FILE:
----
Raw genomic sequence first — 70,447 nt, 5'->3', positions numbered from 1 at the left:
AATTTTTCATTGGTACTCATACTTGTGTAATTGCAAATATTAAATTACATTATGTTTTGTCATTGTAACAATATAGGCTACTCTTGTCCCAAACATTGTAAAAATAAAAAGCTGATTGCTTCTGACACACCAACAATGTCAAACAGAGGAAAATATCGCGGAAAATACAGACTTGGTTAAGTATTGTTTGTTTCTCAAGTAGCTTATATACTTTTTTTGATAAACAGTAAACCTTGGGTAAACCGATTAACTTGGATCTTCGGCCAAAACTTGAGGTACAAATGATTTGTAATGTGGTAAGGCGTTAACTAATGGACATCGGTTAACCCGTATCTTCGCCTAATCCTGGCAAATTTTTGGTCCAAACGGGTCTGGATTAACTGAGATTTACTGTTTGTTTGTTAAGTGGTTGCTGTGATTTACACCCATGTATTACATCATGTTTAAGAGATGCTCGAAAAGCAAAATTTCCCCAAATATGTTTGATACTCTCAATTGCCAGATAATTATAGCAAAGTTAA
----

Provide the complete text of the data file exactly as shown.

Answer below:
Raw genomic sequence first — 70,447 nt, 5'->3', positions numbered from 1 at the left:
AATTTTTCATTGGTACTCATACTTGTGTAATTGCAAATATTAAATTACATTATGTTTTGTCATTGTAACAATATAGGCTACTCTTGTCCCAAACATTGTAAAAATAAAAAGCTGATTGCTTCTGACACACCAACAATGTCAAACAGAGGAAAATATCGCGGAAAATACAGACTTGGTTAAGTATTGTTTGTTTCTCAAGTAGCTTATATACTTTTTTTGATAAACAGTAAACCTTGGGTAAACCGATTAACTTGGATCTTCGGCCAAAACTTGAGGTACAAATGATTTGTAATGTGGTAAGGCGTTAACTAATGGACATCGGTTAACCCGTATCTTCGCCTAATCCTGGCAAATTTTTGGTCCAAACGGGTCTGGATTAACTGAGATTTACTGTTTGTTTGTTAAGTGGTTGCTGTGATTTACACCCATGTATTACATCATGTTTAAGAGATGCTCGAAAAGCAAAATTTCCCCAAATATGTTTGATACTCTCAATTGCCAGATAATTATAGCAAAGTTAA